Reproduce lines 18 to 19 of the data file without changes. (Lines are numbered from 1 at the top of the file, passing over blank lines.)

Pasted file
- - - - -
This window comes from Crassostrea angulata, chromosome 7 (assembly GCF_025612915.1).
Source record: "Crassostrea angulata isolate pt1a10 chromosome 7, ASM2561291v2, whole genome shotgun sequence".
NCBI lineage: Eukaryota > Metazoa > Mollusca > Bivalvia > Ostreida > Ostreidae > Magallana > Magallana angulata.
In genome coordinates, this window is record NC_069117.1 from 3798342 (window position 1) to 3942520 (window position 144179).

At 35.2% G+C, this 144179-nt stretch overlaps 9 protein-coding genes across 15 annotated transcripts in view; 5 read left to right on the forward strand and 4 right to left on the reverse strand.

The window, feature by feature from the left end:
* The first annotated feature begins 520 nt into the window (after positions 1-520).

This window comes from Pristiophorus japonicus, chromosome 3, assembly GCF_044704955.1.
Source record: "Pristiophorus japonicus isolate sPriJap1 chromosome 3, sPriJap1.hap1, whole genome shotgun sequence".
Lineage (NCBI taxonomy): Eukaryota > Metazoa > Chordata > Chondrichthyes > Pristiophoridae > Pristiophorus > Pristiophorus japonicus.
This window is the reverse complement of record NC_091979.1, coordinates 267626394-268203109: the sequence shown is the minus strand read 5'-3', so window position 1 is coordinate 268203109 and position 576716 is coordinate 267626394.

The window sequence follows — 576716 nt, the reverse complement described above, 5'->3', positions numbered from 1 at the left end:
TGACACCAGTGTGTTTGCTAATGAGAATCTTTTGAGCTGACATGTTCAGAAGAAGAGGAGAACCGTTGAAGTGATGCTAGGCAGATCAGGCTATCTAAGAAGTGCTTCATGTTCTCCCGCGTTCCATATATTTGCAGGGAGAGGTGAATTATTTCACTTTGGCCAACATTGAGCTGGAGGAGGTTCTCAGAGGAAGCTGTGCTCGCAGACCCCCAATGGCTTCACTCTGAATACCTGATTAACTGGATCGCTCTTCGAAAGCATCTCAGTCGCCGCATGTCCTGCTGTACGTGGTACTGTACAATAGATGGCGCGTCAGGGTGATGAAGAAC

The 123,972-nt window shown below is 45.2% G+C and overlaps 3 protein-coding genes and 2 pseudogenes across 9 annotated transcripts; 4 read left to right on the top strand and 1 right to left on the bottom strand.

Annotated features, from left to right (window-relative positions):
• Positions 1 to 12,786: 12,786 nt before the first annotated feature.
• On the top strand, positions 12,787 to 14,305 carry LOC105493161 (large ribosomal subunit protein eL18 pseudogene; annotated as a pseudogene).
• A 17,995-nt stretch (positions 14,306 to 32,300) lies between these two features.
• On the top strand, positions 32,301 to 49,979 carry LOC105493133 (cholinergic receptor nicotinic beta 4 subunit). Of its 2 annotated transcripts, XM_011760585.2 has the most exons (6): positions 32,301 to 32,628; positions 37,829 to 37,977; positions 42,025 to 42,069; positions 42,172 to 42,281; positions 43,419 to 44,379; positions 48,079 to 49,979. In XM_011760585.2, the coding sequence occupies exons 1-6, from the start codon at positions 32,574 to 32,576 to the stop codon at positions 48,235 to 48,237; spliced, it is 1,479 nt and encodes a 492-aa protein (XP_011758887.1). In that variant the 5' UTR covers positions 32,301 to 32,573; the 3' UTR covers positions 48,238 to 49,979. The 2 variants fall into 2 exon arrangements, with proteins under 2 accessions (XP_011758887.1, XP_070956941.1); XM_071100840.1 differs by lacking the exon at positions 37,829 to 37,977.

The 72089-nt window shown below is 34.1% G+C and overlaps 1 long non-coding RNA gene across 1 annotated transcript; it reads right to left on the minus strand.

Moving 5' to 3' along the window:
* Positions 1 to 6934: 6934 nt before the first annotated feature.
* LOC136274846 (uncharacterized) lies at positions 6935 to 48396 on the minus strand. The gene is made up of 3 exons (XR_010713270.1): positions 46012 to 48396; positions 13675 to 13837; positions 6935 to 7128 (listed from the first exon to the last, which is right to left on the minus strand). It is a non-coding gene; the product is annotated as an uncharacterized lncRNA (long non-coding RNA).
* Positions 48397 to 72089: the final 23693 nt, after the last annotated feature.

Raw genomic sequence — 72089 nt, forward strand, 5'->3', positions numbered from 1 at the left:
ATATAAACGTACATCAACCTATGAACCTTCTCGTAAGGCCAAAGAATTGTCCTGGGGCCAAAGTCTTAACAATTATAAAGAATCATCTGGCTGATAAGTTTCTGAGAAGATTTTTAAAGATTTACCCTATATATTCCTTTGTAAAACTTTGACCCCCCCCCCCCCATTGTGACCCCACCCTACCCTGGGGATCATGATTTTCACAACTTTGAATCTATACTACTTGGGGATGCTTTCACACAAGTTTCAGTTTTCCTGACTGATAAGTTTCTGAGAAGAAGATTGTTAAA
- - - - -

• A 17,995-nt stretch (positions 14,306 to 32,300) lies between these two features.
• On the top strand, positions 32,301 to 49,979 carry LOC105493133 (cholinergic receptor nicotinic beta 4 subunit). Of its 2 annotated transcripts, XM_011760585.2 has the most exons (6): positions 32,301 to 32,628; positions 37,829 to 37,977; positions 42,025 to 42,069; positions 42,172 to 42,281; positions 43,419 to 44,379; positions 48,079 to 49,979. In XM_011760585.2, the coding sequence occupies exons 1-6, from the start codon at positions 32,574 to 32,576 to the stop codon at positions 48,235 to 48,237; spliced, it is 1,479 nt and encodes a 492-aa protein (XP_011758887.1). In that variant the 5' UTR covers positions 32,301 to 32,573; the 3' UTR covers positions 48,238 to 49,979. The 2 variants fall into 2 exon arrangements, with proteins under 2 accessions (XP_011758887.1, XP_070956941.1); XM_071100840.1 differs by lacking the exon at positions 37,829 to 37,977.